Today, two very great and important productions to recommend. So keep reading to the end.
First, some versions of reality TV programming can have a positive impact. They can educate and open your eyes. They can change cultural and political assumptions. Even smugness can be undermined.
Such is the case with the first-rate and formidably eye-opening First Contact (APTN, Tuesday, 7 p.m., continuing Wednesday and Thursday, same time.) It’s a simple exercise in taking a small group of Canadians – all with strong, hard-baked opinions about Indigenous people – on a 28-day exploration of Indigenous Canada. The series promises, “It is a journey that will turn their lives upside down, challenging their perceptions and confronting their prejudices about a world they never imagined they would see.” That’s true, and it’s a necessary exercise since their views are, regrettably, not marginal but probably closer to the mainstream than many of us would admit. It’s just that the attitudes are rarely uttered in public.
You want attitude? Here’s how some of the participants feel about Indigenous Canadians. “They get all this money and handouts.” “They want us to feel sorry for them.” “I didn’t create the residential schools and force anyone into one.” “It’s just a whole bunch of partying and flop houses”
These are not the views of elderly cranks. Several of the group are in their twenties and two are in their early thirties.
The six travellers begin their education in Winnipeg. Local activist Michael Redhead Champagne offers some advice in what’s ahead. The six then visit and stay overnight with local Indigenous families who, it happens, live in pleasant, prosperous suburbs and not in the squalor and chaos some of the visitors expected. (This is a baby-steps process, obviously.) In Winnipeg they also work with the Bear Clan patrol, which works to keep Winnipeg’s North End streets safe, and with Drag the Red, which takes on the sobering task of helping to solve cases of missing and murdered Indigenous women by searching the Red River, and the riverbank.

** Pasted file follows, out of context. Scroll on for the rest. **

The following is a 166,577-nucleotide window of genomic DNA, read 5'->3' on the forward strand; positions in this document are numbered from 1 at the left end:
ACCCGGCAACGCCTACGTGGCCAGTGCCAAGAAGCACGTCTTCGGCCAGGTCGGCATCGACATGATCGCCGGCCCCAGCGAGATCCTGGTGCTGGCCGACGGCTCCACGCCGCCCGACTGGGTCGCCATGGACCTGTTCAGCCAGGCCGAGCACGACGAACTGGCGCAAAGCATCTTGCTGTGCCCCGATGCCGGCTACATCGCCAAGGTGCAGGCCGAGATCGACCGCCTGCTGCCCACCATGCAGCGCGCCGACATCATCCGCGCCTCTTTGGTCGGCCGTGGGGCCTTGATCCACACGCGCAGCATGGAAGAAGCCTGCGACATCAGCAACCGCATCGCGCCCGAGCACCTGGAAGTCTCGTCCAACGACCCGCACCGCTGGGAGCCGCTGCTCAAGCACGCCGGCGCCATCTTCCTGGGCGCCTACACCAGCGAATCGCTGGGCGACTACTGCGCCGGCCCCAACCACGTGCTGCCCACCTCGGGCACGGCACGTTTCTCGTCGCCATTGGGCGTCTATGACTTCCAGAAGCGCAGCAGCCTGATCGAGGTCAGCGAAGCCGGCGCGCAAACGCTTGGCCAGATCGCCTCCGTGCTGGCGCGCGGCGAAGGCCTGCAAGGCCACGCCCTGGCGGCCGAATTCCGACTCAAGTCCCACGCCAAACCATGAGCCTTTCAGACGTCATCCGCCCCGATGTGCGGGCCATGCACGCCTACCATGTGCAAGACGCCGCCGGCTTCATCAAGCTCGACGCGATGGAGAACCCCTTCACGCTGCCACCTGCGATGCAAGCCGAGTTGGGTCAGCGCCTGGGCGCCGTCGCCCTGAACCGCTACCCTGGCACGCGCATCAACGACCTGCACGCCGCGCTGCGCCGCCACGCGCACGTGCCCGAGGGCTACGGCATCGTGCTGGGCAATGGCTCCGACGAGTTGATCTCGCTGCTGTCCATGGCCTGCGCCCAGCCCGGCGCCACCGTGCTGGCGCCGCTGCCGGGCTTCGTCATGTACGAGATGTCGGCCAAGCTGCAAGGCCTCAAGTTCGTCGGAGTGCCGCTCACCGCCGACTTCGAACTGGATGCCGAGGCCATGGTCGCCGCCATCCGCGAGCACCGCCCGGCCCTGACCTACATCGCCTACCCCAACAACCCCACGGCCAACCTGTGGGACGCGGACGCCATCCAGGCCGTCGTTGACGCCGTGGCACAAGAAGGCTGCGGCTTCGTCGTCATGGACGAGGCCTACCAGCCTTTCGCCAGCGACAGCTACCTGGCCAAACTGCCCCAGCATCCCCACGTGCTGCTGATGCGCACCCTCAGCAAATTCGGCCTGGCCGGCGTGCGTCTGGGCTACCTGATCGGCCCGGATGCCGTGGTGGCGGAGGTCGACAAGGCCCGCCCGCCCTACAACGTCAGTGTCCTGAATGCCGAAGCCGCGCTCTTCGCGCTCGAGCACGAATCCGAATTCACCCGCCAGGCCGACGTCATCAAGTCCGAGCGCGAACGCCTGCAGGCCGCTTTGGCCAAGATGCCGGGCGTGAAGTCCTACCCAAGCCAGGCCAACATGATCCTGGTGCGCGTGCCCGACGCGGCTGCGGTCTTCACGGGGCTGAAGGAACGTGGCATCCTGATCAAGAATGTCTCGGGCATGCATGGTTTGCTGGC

It’s in the remote Inuit community of Kimmirut where things begin to truly shift. Imagining a community wracked by drugs and alcohol they find a hard-working tightly knit little town that relies on the land and the water to provide for them. One of the most vocally skeptical participants – a man with a conviction that Native Canadians are scamming him and the federal government – goes shipping at the local store: “Eleven bucks fur a bottle of Ketchup! It’s disgusting the prices these people are paying.”
Not that it is a journey of sweetness and light, away from dark and deeply held prejudice. By the third episode (airing Wednesday), the weary travellers are in Calgary, and the idea is to have them acquainted with life on the streets, and then they are in an Edmonton prison to learn about life on the inside for Native prisoners. For some participants it’s a matter of hardening attitudes rather than melting hearts. A visit to Ahousaht First Nation on Vancouver Island challenges what some have long assumed about the leadership in such communities. The episode is called “The Road to Healing” but that might be optimistic. You have to judge for yourself.
Made by three production companies for APTN and narrated by George Stroumboulopoulos, First Contact is both educational and gripping, an often nervy journey to places and prejudices that need to be seen and heard. Unsubtle at times, but salient.
You Are Here: A Come From Away Story (HBO Canada, Crave TV, Tuesday 9 p.m.) is a lovely, moving and wise film about the real people behind the story told in the hit musical Come From Away. That is, the airline passengers stranded in Gander, N.L. on Sept. 11, 2001 and the locals who took care of them.
Filmmaker Moze Mossanen does a wonderful job of telling the story chronologically, following events as they unfolded and finding a fresh perspective on what is a well-known, epic tale of kindness and conviviality. Mostly that’s seen through the eyes of people who were there, now remembering with awe and ruefulness. There is plenty of excellent, illuminating archival footage and the sheer scale of the embrace of the strangers becomes clear. Mossanen has said in interviews that although he thought he knew the story, "I was actually more surprised as to how deep their act of kindness went and how it manifested itself.”
The memories of the passengers and plane staff are often priceless. “All I saw was trees and rocks and nothing,” one passenger says of landing in Gander, mystified about where he was. Another on an Air France plane talks about the confusion when an airline employee announced, “All the satellites have been shut down.” People thought she meant “shot down” and visions of apocalyptic destruction briefly ensued.
It’s a beautiful little film, a grave but often droll and timely reminder that the solace of kindness exists even in the most painful, frightening circumstances.